The El Cerrito Library will host a program Thursday night that focuses on the ordeals of local nursery-owning families of Japanese ancestry who were abruptly uprooted from their homes and sent to relocation camps during World War II.
The 7 p.m. event, "Japanese American Nurseries in Richmond," features a screening of "Blossoms & Thorns: A Community Uprooted," a locally made documentary about some of those who lost their livelihoods, and often their property too, under President Roosevelt's Executive Order 9066.
Members of the local Japanese-American community will be on hand for the discussion after the film, and El Cerrito Historical Society board member Tom Panas will provide a historical overview of the nurseries and the families.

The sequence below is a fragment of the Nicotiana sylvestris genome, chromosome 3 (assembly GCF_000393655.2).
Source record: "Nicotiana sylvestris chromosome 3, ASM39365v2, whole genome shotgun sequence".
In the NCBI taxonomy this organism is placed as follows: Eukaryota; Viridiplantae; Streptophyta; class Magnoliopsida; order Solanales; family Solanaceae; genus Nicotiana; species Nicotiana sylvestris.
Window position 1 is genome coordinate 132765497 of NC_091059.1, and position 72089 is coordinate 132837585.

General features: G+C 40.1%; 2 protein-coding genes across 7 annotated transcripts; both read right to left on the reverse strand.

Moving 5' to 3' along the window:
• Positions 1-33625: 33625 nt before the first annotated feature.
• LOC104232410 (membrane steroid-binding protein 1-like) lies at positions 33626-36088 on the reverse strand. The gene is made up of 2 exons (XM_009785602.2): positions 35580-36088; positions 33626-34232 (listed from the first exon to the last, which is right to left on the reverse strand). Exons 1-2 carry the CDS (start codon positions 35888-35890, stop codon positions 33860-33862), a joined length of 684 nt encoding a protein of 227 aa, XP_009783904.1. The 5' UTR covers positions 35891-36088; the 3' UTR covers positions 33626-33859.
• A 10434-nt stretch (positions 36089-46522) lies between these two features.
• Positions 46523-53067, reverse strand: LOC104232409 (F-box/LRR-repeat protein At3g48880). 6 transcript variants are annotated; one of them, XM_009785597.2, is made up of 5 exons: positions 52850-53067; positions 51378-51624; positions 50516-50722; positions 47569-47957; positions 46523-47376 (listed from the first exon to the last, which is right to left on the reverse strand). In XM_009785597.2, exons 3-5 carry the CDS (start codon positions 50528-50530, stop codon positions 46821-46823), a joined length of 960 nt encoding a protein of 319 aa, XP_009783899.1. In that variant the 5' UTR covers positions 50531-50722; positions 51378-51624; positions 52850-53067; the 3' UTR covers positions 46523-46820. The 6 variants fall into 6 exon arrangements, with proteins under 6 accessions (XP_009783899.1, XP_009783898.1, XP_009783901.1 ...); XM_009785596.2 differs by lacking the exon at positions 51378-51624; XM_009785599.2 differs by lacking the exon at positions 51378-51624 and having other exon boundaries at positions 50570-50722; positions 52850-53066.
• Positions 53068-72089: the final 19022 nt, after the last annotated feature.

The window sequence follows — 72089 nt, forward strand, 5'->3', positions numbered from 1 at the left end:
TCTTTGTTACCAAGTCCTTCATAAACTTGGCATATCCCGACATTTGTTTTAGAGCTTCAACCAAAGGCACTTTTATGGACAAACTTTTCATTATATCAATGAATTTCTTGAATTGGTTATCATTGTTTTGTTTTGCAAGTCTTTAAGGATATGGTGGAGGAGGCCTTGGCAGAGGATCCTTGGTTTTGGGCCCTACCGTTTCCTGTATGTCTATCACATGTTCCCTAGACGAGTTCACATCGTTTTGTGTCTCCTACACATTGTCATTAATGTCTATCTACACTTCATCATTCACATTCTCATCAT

The 18-minute film, directed by Ken Kokka, features interviews with local residents whose immigrant families built the original flower nurseries in Richmond and El Cerrito. The film also contains historical photos of the nurseries and those who operated them.
The program is part of of California Reads in West County. Also part of the series will be University of San Francisco Professor Brian Komei Dempster and four former Japanese American concentration camp internees will sharing their first-person stories at 2 p.m. on Oct. 20 at the Kensington Library.